There are at least 2 solar eclipses in every calendar year. In 2008, the first solar eclipse fell on February 7 and the second one will occur tomorrow, on August 1. Then why do we think of solar eclipses as being so rare? It’s because each eclipse can be seen from a narrow band across Earth’s surface – the pathway of the moon’s shadow as it sweeps across Earth during eclipse time.And the path of the moon's shadow for tomorrow, August 1, 2008, as described here, will start in northern Canada, extend across northern Greenland, the Arctic, central Russia and Mongolia, before ending in northern China around sunset time at the city of Hsi-An, Shaan-Hsi province. It does not extend as far as to the Olympic site, and we will not able to see it in the U.S. area either.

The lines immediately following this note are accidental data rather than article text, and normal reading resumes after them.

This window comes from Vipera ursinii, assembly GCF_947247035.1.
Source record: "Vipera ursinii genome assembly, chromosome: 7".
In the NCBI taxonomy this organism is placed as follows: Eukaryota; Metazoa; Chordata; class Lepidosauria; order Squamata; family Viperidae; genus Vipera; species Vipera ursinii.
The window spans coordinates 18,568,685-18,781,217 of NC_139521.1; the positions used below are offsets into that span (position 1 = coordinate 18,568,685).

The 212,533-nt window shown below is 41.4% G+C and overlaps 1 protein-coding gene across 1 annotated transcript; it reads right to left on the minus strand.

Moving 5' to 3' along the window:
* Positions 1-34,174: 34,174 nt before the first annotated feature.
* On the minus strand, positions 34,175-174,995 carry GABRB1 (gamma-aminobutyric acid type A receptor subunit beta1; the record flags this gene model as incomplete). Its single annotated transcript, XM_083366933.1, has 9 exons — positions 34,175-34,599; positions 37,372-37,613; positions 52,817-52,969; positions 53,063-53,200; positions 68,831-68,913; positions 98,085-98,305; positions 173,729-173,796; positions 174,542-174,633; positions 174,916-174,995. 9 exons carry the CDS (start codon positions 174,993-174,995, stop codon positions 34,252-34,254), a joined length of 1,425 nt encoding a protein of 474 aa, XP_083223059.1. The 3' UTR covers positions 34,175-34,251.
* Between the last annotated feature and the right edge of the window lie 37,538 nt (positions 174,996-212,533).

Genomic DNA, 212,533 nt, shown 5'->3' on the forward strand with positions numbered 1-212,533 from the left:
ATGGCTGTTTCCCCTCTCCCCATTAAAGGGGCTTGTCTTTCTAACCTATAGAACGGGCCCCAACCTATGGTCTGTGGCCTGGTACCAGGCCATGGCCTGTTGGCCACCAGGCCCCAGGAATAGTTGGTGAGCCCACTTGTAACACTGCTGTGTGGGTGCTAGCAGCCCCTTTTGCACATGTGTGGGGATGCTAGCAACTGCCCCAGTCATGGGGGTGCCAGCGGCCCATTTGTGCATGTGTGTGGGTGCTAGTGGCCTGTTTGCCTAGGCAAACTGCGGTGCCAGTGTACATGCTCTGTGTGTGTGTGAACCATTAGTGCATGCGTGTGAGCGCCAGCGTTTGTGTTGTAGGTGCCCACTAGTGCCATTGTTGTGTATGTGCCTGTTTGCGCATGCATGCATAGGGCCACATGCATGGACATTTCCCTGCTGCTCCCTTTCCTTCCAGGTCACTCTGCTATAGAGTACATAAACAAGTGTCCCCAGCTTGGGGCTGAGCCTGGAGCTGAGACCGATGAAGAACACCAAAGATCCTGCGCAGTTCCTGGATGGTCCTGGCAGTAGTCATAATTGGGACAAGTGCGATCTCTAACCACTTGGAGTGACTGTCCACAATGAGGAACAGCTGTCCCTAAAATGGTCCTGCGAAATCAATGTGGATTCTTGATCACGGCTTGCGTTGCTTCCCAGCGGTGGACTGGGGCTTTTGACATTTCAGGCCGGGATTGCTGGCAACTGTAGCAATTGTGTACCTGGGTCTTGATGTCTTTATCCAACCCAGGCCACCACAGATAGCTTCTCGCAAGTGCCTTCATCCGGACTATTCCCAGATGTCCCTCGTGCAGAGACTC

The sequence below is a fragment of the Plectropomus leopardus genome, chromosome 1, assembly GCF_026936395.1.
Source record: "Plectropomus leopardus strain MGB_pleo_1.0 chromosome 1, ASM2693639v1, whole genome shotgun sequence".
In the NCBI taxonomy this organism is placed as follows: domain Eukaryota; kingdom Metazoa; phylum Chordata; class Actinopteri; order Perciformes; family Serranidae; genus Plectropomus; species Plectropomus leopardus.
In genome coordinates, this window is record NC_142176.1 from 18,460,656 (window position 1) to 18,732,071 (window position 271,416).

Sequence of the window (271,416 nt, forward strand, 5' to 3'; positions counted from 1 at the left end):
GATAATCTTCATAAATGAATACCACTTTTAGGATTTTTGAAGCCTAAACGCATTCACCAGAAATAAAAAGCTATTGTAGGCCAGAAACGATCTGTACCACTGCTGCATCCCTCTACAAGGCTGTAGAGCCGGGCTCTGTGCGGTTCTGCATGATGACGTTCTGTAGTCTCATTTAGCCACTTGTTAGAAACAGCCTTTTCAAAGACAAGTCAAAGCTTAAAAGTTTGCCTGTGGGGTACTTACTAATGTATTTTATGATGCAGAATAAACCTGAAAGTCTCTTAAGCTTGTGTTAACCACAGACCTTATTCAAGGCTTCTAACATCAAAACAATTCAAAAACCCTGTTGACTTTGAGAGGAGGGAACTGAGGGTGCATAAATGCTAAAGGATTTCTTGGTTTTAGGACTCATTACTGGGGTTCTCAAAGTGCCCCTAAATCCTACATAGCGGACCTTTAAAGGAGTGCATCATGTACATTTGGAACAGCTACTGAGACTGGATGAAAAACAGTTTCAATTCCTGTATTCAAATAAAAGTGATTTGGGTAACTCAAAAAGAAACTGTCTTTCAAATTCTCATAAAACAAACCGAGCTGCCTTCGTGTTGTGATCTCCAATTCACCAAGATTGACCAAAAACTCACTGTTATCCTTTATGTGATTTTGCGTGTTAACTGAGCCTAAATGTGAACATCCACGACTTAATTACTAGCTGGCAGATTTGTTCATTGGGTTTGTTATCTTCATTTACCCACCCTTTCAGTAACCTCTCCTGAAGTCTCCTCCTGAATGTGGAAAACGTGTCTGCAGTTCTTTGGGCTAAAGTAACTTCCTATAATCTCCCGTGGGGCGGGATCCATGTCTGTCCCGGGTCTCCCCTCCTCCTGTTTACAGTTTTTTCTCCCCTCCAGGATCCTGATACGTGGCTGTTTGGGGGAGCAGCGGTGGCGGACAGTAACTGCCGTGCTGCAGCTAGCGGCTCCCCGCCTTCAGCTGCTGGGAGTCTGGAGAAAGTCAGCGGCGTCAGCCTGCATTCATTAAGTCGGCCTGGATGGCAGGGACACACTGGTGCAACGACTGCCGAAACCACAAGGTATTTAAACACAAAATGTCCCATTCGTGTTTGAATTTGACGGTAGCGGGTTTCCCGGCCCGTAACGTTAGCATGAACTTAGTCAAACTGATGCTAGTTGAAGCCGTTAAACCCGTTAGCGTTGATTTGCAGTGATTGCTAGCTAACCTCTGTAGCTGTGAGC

The site of Boycott 2008 Communist Olympics has a good discussion about the phenomenon that will spook the superstitious because it was once seen by China's emperors as a portent of disaster. So the commie government is trying hard to ignore the happening and play down any association between the eclipse and the Olympics a week later. After the Tibet massacre, the Szuchuan earthquake, and the various unrest around the country, understandably the commies are really scared stiff. At any case let's hope that tomorrow is just another ordinary day!
To remind you what a solar eclipse is, here's an illustration from U. Tennessee, Knoxville Astrophysics site given here:
And here's the last total solar eclipse that was observed in Turkey on March 29, 2006 as shown in Science News online today:
Solar eclipse in Chinese is called "日蝕" and total solar eclipse is "日全蝕." The ancient Chinese used to descriptively call it "天狗食日" which literally translates as "a heavenly dog ate the sun." The earliest known observation of solar eclipse was in China around 2128 BC during the earliest Hsia dynasty (2205-1600 BC).